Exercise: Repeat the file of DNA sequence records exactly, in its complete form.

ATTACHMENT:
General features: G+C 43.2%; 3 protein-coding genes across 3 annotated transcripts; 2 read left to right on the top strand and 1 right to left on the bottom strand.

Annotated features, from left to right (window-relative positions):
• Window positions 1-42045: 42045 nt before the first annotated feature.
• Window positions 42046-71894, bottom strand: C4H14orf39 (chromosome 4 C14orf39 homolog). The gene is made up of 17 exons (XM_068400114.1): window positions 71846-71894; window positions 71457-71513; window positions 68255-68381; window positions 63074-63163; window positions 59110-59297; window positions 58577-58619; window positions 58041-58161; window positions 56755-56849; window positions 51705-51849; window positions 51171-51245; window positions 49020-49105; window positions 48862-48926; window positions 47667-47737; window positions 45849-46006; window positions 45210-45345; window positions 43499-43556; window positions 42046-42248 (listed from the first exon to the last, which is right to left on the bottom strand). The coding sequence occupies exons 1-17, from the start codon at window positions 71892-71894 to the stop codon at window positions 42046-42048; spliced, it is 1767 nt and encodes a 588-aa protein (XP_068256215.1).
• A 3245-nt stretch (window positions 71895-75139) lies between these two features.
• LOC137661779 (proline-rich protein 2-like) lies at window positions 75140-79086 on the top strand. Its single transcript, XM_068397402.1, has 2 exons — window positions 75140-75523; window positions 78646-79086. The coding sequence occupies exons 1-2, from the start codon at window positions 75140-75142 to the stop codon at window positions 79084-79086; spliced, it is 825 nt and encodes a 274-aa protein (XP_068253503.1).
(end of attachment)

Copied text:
General features: G+C 43.2%; 3 protein-coding genes across 3 annotated transcripts; 2 read left to right on the top strand and 1 right to left on the bottom strand.

Annotated features, from left to right (window-relative positions):
• Window positions 1-42045: 42045 nt before the first annotated feature.
• Window positions 42046-71894, bottom strand: C4H14orf39 (chromosome 4 C14orf39 homolog). The gene is made up of 17 exons (XM_068400114.1): window positions 71846-71894; window positions 71457-71513; window positions 68255-68381; window positions 63074-63163; window positions 59110-59297; window positions 58577-58619; window positions 58041-58161; window positions 56755-56849; window positions 51705-51849; window positions 51171-51245; window positions 49020-49105; window positions 48862-48926; window positions 47667-47737; window positions 45849-46006; window positions 45210-45345; window positions 43499-43556; window positions 42046-42248 (listed from the first exon to the last, which is right to left on the bottom strand). The coding sequence occupies exons 1-17, from the start codon at window positions 71892-71894 to the stop codon at window positions 42046-42048; spliced, it is 1767 nt and encodes a 588-aa protein (XP_068256215.1).
• A 3245-nt stretch (window positions 71895-75139) lies between these two features.
• LOC137661779 (proline-rich protein 2-like) lies at window positions 75140-79086 on the top strand. Its single transcript, XM_068397402.1, has 2 exons — window positions 75140-75523; window positions 78646-79086. The coding sequence occupies exons 1-2, from the start codon at window positions 75140-75142 to the stop codon at window positions 79084-79086; spliced, it is 825 nt and encodes a 274-aa protein (XP_068253503.1).